Peanut Brittle

I enjoy peanut brittle…well, I used to enjoy peanut brittle – now I CRAVE peanut brittle! Have you ever enjoyed a particular food item, but then one day you had that same food, but it was prepared a little differently; prepared in a way that made your taste buds go crazy? That’s what happened to me, and I did it to myself. How? By inadvertantly using a different recipe. Every year at Christmas time I am compelled to make candy. It is something that I look forward to all year and every year I asked myself why I don’t make it year round. I don’t know – but what I do know is that every year at Christmas time, my Grandma Edith would make many different kinds of candies so she could gift them to all of her friends including the post man. Thankfully she wrote down her candy recipes in a notebook and I am very lucky to have her candy-making recipe book where I discovered this gem of a recipe. There are 2 peanut brittle recipes, and for some reason I never noticed this one, maybe because it was further into the book. This recipe produces a slightly “darker” and perhaps a little “richer” tasting than typical peanut brittle – but it turned out FABULOUS.  I have never tasted a better peanut brittle and the texture is THE ABSOLUTE BEST that I have ever tasted!!

Previously, when making peanut brittle, I used white sugar and un-salted peanuts. This recipe called for light brown sugar, but all I had was dark (and didn’t really catch that nuance until after the fact).  It was so YUMMY that it disappeared quickly, well… what was left after delivering packages to my neighbors. So, I made it again, using the light brown sugar – however, the first batch made with the dark was my favorite. It made for a more richer tasting brittle – that allowed for one piece to satisfy. – If you are a dark chocolate lover, you can probable relate; very similar to eating a piece of milk-chocolate vs dark-chocolate… deeper flavor.

**No need to take my word for it…give it a try and here’s how:


Grandma Edith’ s Golden Peanut Brittle

  • 2 cups salted roasted peanuts (12 oz. can)
  • 1/2 cup water
  • 1 lb. C and H Golden Brown Sugar (I modified using DARK brown sugar)
  • 1 cup light corn syrup
  • 1/2 cup (1 stick) butter
  • 1 tsp vanilla
  • 2 tsp baking soda

Spread peanuts in a shallow pan and place in a 200 degree oven.  Combine water, sugar, syrup and butter in a 3qt. heavy saucepan. Place over high heat, stir constantly until boiling. Place thermometer in mixture and continue cooking to 285 degrees. Stir often to prevent burning. Remove from heat, stir in vanilla and hot peanuts. Add soda and stir until foamy. Quickly pour into two greased cookie sheets. Spread as thin as possible. Cool. Break into pieces. Makes 2 1/2 lbs.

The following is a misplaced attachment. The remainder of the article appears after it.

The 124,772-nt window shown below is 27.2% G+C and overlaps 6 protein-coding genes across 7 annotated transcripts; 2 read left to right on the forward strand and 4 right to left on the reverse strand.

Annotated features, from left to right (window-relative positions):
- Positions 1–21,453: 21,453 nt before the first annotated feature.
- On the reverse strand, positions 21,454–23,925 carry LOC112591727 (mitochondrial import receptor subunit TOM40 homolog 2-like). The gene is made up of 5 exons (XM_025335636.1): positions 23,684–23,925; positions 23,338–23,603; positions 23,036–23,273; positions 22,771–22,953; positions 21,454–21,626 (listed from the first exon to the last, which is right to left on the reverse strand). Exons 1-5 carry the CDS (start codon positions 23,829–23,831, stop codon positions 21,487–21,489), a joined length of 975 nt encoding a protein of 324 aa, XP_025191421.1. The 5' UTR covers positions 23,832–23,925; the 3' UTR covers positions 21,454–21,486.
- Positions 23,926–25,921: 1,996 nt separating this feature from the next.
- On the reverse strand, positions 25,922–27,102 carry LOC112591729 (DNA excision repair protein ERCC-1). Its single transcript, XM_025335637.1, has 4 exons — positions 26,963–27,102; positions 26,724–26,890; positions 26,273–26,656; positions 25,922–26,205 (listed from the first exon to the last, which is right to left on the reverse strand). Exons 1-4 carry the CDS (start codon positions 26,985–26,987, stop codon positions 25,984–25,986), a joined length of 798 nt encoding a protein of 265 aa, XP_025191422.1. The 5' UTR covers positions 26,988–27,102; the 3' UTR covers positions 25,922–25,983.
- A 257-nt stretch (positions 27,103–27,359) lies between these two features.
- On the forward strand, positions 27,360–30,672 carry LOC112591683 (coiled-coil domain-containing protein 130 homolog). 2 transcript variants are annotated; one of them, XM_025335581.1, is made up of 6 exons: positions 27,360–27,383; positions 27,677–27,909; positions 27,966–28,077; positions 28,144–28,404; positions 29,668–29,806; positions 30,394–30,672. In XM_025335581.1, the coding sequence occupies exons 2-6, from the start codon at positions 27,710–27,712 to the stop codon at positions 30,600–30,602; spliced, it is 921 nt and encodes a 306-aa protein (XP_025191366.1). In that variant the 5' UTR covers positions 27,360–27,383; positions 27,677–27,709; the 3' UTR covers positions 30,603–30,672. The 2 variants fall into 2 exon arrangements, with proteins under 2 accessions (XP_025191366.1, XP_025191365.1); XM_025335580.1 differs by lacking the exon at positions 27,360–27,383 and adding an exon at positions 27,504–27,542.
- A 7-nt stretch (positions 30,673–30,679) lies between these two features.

**Tips for Peanut Brittle Candy Making:

Making candy can be tricky – because the different stages of melting sugar can drastically change the texture. The recipes must be followed precisely & you have to move quickly.  My grandmother believed that candy should only be made on a clear day & every time I’ve made candy on non-clear day – the results were ehhh. She truly was a Talented & Fabulous candy maker. Unfortunately,  I didn’t eat much of her candy because she used nuts in everything nor did I appreciate her talent at the time.

This recipe calls for the peanuts to be heated before adding them to the hot sugar mixture which prevent the sugar mixture from cooling too quickly; I believe this “tip” results in the airier texture. I also like this recipe because it uses salted/roasted peanuts – which I find much tastier than “raw” peanuts (however, you could easily substitute raw peanuts if that is your preference.)



Join the Baking Party

Please log in using one of these methods to post your comment: Logo

You are commenting using your account. Log Out /  Change )

Google+ photo

You are commenting using your Google+ account. Log Out /  Change )

Twitter picture

You are commenting using your Twitter account. Log Out /  Change )

Facebook photo

You are commenting using your Facebook account. Log Out /  Change )


Connecting to %s